But Jesus saw what we so often neglect: the angels. Literally, these are the messengers of God, of the gospel – not necessarily the winged humans of renaissance paintings, but the presence of love, of grace, of humility, of compassion made tangible before him. Or before us.

We don’t know, from Mark’s account, what happened in that wilderness encounter when Jesus stood alone between the predators and the Good News of God. We don’t really know what Jesus saw, looking into the eyes of the beasts. We don’t really know what the temptations were, or about the specific nurture of God’s messengers in that moment. All we know is the response to that wilderness time was the witness to the imminence of God’s kin-dom, and the call to repent: to turn our hearts to the God whose love endures even wilderness predators.

What does our witness say of us? we, who are confronted with beasts; we, who hear the whispers of the tempter; we, who know the nurture of angels? What is our witness, as we emerge from this wilderness time, from our latest confrontation with violence, from our temptations to fear and human forms of security?

What is our witness as those who have been fully known, as those who have been called God’s beloved, as those who have been guided and kept by God’s Holy Spirit? What is our witness, to our friends and our families, on email and facebook and twitter?  What is our witness to our senators and representatives? What is our witness, to our communities, to our teachers, to our children? Is it our acquiescence to the power of the predators? Is it the temptation of dominance, of fighting violence with violence, death with death?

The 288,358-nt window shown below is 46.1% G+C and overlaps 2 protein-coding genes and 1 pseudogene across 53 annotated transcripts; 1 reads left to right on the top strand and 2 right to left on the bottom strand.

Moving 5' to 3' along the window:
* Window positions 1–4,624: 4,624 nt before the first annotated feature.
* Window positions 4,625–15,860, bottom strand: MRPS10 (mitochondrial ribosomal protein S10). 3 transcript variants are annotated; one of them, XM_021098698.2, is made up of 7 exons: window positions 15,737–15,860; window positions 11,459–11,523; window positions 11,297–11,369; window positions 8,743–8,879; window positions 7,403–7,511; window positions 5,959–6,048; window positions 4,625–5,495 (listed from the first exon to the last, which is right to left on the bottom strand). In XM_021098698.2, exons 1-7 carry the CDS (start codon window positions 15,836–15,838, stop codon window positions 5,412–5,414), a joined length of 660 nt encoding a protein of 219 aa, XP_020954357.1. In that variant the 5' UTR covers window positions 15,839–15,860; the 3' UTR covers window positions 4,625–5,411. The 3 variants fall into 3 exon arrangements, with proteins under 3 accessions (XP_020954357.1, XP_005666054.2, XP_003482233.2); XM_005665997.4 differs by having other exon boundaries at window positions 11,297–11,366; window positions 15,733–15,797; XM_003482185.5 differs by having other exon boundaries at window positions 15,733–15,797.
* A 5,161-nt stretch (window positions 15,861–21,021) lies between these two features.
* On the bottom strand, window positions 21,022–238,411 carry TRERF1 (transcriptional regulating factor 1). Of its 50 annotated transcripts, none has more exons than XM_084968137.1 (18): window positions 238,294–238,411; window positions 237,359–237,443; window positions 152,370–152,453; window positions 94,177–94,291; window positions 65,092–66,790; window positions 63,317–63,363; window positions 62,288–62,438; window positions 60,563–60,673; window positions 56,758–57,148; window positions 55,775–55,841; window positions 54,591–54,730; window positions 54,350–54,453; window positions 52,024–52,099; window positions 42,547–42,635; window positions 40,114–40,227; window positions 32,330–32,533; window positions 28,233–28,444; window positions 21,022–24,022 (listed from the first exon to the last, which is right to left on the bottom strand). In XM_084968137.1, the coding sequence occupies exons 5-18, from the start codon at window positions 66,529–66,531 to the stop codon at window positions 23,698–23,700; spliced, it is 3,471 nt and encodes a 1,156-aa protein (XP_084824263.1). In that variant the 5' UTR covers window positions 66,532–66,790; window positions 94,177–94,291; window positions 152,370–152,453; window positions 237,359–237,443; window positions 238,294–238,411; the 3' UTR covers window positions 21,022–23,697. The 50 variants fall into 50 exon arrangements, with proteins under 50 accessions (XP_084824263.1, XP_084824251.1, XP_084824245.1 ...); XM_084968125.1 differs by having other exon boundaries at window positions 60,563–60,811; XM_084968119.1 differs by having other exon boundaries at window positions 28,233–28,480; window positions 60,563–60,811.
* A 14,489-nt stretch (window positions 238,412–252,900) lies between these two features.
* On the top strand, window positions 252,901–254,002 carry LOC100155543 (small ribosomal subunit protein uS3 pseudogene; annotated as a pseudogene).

Or shall we emerge from the wilderness sustained by angels, testifying and bearing witness to the good news that the kin-dom of God is near, if we but turn our hearts. The kin-dom of God is near, where predators will lose their power and prey their fear, where the wolf shall live with the lamb, the leopard shall lie down with the kid, the calf and the lion and the fatling together, and seventeen children shall finally lead us.

Advertisements